Doug:  Mental note – look up “groking”.

In this context, your website “Hack the Classroom” is named appropriately.  Wouldn’t it have been a great deal easier to just go with the status quo?

Michelle:  If I had gone with the status quo I would have missed the opportunity to have this awesome 1:1 classroom and to collaborate with educators from all over the world.  I’m so grateful that I have taken a journey that felt right to me.  I think I have been able to make a contribution to my students’ lives and to other educators by trying to do something different. We all contribute in our own way. I think many good teachers can make outstanding contributions from inside the status quo.  For me, I needed  to march to a slightly different beat. The great news is that now this stuff is all becoming so much more mainstream. I’m practically status quo now!

Doug:  I think all your Ontario friends were excited when you were announced as the closing keynote for the ISTE Conference.  In fact, my comment was …

So, here’s the million dollar question – how did they find you?

Michelle:  I find this question difficult to answer. I wish I could answer it so others could have the opportunity I had.  I wish I could answer to make it seem like I was the natural choice and it was my good work that made me the right candidate.  It’s hard to answer this question.  The fact is that people from ISTE called me in December 2015 and asked me to apply. They liked the ideas I suggested and offered me the spot.  I didn’t go looking for this, it came to me. I can’t take any credit for being selected. Someone at ISTE had seen some of my talks and decided to take a chance on me.  They could have chosen 1000 other educators, but they decided on me.  I am deeply grateful to the person who believed I was the right choice. Making that person proud was incredibly important to me.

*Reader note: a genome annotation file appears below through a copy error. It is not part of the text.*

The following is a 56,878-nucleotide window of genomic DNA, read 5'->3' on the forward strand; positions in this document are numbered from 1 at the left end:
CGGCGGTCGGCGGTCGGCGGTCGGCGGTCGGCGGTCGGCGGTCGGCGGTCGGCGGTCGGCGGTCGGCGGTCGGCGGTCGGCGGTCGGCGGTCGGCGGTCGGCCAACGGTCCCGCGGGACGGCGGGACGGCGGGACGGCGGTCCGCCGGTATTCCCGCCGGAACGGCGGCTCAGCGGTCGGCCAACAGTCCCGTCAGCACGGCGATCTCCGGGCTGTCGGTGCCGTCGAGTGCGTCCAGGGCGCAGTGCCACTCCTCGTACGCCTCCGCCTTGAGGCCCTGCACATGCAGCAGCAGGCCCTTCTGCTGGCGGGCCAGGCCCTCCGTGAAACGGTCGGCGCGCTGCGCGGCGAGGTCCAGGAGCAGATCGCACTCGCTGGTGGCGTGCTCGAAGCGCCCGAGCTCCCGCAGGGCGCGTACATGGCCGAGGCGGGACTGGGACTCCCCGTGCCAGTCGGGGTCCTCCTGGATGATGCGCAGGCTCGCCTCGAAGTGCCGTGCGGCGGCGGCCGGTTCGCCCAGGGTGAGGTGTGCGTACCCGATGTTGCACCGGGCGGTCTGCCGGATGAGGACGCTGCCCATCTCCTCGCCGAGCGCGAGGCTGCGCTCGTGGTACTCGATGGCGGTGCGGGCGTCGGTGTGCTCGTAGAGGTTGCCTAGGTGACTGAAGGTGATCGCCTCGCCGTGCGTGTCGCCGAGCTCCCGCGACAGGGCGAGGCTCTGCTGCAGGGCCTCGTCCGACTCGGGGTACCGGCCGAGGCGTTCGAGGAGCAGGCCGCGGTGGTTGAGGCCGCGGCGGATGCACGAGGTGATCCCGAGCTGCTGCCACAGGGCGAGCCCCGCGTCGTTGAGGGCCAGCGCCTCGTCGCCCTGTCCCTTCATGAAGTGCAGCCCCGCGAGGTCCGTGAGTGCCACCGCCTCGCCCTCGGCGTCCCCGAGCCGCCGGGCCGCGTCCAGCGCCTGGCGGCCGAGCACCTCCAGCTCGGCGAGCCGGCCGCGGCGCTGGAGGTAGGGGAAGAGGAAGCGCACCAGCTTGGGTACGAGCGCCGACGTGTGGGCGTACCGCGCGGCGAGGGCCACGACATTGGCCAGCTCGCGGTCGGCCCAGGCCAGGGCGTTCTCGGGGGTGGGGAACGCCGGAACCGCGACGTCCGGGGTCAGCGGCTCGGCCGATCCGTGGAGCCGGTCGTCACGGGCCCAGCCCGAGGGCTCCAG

Doug:  I think it speaks volumes to you, as a connected educator, that you reached out to so many of your connections for advice in preparation.  Did you find it helpful?

Michelle: I could not have been successful without my friends and colleagues.  Countless individuals gave me feedback at all stages and on all aspects of the talk.  Prior to the big day, I had 4 full on rehearsals including a “Keynote party” where I invited friends and academics from the faculty of psychology at Western University.  I had so much help.  I’m so grateful for the support.

Doug:  Your talk was titled “Show up and refuse to leave”.  That’s a great title and I wrote a blog post showing some of the audience feedback and a Periscope of your presentation.  https://dougpete.wordpress.com/2016/07/02/show-up-and-refuse-to-leave/  

One thing that stood out to me was acknowledging that you were missing the last day of class with your students.  How hard was that?

Michelle: It was so hard!  My third slide included pictures of all my students. As I told the audience that there was only one other place I would rather be at that moment, the audience made a collective sigh. They made this sweet “awe” sound.  I choked up and told the audience they weren’t allowed to get sentimental yet!  Everyone laughed.  It was a great moment when I was totally unified with the audience. I was totally authentic.  From that moment onwards, the keynote just, well, happened in such a beautiful way beyond what I could have hoped for.  Then, when I closed by saying goodbye to my students I could feel my heart breaking a little.  I almost forgot I was speaking to an audience, I was just with them. It was very affirming for me that I have made the right decision to stay in the classroom.